A microbial mandala for environmental monitoring

A new study from members of Working Group on Phytoplankton and Microbial Ecology explores approaches to predict multiple impacts on estuarine prokaryote communities of the Bay of Biscay.
Published: 24 November 2020

​​Biodiversity is an important aspect in environmental management and routinely monitoring benthic biodiversity allows us to better understand and manage human impacts on the aquatic ecosystems. Doing so also provides information about the presence of “indicator species", which, together with biodiversity provides a good indication of the environmental status and integrity of a particular site. In the European Union (EU), monitoring of marine and coastal ecosystems, relies heavily on benthic macroinvertebrates, and is regulated in the EU Water Framework Directive and Marine Strategy Framework Directive​ (MSFD).

In 2010, ICES BEWG stated that environmental monitoring had to adapt towards cost-effective, integrative strategies as the higher cost of traditional morphological monitoring prevents it being used on larger scales. ICES Working Group on Phytoplankton and Microbial Ecology (WGPME), through their work on sampling methods and diversity issues of planktonic microbes, have explored the use of indicators and provide recommendations for methods development. This work will potentially harmonize methodological approaches.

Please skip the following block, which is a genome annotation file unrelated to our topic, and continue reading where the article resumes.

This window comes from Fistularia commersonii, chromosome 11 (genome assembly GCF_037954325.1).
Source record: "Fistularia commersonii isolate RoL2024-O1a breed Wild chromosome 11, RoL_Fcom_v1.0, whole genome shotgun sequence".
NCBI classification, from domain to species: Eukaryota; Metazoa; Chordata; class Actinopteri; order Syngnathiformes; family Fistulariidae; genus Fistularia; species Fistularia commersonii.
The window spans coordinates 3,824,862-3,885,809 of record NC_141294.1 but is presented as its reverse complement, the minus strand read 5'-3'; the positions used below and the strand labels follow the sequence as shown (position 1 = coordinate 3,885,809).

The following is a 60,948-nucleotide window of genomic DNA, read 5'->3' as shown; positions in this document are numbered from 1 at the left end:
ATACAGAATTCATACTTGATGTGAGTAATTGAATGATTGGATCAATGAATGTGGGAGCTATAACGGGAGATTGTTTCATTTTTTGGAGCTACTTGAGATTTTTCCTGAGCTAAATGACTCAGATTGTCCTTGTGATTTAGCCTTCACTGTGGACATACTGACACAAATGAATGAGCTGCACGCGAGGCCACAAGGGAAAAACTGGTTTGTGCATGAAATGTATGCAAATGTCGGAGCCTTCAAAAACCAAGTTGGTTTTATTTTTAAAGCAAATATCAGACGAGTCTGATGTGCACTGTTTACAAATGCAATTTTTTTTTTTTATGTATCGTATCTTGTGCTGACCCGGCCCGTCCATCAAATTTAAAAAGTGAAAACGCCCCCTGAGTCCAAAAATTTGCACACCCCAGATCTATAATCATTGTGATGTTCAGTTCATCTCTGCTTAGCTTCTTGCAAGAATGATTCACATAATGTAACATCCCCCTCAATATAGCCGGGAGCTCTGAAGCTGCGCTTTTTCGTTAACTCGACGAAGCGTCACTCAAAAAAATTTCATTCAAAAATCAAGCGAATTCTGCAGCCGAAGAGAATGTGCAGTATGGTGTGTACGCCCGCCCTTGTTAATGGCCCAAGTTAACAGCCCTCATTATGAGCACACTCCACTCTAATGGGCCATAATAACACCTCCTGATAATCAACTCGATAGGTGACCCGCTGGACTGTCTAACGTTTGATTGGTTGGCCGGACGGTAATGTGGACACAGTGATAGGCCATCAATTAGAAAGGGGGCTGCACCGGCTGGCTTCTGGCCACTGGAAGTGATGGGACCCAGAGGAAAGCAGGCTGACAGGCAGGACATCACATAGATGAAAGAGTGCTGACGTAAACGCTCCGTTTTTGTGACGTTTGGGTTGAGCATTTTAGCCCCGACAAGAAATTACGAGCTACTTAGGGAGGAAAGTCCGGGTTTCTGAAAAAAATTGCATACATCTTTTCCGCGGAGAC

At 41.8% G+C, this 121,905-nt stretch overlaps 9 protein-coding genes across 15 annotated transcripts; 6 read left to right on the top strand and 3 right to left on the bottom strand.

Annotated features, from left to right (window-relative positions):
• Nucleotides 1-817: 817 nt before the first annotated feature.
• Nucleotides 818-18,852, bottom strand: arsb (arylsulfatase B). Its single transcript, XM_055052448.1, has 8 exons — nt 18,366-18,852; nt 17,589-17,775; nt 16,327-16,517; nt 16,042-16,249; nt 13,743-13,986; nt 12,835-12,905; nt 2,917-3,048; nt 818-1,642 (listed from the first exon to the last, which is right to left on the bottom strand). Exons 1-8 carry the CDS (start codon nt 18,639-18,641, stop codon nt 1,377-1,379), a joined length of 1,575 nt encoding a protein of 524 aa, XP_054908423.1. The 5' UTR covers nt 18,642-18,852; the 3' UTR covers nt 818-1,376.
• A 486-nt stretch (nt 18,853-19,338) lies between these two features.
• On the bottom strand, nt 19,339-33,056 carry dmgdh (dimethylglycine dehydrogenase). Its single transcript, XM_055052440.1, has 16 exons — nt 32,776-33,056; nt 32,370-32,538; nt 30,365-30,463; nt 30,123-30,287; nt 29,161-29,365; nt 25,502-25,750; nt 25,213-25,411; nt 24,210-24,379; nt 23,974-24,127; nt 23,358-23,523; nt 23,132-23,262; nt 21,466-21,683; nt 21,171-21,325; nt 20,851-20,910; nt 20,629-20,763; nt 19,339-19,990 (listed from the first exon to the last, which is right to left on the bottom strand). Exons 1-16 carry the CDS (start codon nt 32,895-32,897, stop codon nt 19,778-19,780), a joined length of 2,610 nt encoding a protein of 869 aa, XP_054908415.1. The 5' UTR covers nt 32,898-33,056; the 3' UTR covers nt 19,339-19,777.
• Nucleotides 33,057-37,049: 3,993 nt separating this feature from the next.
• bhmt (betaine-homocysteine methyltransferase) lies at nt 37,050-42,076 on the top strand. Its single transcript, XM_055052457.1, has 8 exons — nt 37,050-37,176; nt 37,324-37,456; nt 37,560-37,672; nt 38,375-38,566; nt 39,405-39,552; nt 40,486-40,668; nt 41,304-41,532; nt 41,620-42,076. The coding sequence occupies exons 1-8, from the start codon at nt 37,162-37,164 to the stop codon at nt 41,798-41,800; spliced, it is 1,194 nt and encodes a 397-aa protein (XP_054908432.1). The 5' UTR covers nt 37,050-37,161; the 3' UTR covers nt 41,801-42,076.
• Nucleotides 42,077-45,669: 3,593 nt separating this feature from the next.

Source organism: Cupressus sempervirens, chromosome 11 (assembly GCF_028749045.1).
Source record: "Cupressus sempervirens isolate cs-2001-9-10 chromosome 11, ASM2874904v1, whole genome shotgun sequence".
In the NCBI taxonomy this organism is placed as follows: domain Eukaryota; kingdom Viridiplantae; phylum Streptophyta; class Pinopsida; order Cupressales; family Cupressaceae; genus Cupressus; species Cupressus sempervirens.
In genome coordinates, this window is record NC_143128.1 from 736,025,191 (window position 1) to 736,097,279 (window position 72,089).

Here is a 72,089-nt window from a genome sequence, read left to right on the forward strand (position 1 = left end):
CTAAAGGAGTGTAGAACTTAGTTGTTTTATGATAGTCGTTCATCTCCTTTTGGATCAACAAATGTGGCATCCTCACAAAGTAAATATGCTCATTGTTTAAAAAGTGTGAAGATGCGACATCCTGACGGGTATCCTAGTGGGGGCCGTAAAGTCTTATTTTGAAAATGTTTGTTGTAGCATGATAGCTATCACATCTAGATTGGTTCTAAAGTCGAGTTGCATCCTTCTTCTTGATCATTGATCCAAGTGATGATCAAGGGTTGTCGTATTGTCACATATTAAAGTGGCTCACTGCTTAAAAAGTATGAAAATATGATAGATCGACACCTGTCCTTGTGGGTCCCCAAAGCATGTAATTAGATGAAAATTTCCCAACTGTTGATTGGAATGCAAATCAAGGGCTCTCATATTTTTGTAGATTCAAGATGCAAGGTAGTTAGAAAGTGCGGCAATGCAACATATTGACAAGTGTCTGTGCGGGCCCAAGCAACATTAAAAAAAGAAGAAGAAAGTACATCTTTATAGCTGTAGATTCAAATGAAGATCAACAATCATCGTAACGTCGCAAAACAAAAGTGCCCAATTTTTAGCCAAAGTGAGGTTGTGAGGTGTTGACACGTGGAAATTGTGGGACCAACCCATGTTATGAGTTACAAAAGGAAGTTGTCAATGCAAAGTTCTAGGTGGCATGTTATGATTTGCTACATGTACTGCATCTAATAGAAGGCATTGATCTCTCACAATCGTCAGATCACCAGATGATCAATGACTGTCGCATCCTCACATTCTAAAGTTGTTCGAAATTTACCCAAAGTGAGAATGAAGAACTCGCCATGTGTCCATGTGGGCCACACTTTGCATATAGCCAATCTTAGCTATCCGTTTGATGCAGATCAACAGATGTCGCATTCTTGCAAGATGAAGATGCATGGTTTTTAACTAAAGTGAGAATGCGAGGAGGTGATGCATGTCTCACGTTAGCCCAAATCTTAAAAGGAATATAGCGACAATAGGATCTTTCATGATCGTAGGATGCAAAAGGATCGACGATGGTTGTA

Environmental DNA (eDNA) metabarcoding does overcome the cost challenges presented by morphological monitoring and while some microorganisms show particular promi​se as bioindicators, a lack of knowledge on how these microorganisms react to different types of pressure has led members of WGPME to investigate de novo data-driven approaches for identification of bioindicators.

For a recently published study, members of WGPME​ collected sediment samples from the coast and estuaries of 44 routinely monitored stations in estuaries along the Basque coast in the Bay of Biscay. By targeting the prokaryotic diversity in these samples using eDNA, they then evaluated two distinct approaches: supervised machine learning using Random Forests, and Threshold Indicator taxa combined with quantile regression splines. Both were evaluated for multi-impact assessment, i.e. the ability to predict not only the total environmental impact, but also what type of impact is affecting a specific site (e.g. eutrophication, heavy metals, or hydrocarbons).  

Anders Lanzén, AZTI, member of WGPME, and lead author in this study, explains the process behind choosing the two approaches. “Compared to, for example macroinvertebrates or fishes, microorganisms are incredibly diverse, with at least hundreds of thousands of species found in a single area. Almost none of them are named species and not much is known about the ecological role of most. So, it was clear that we needed to come up with a way to relate the diversity data itself to environmental impact rather than trying to predict it from what was known from each group of organisms."

Although the machine learning method and the more traditional one based on quantile regression splines are very different, both performed comparably, and both could predict the impact of a given site based on its prokaryotic diversity and composition. This was better than the authors expected because the studied ecosystem was very complex, with many different types of environmental degradation.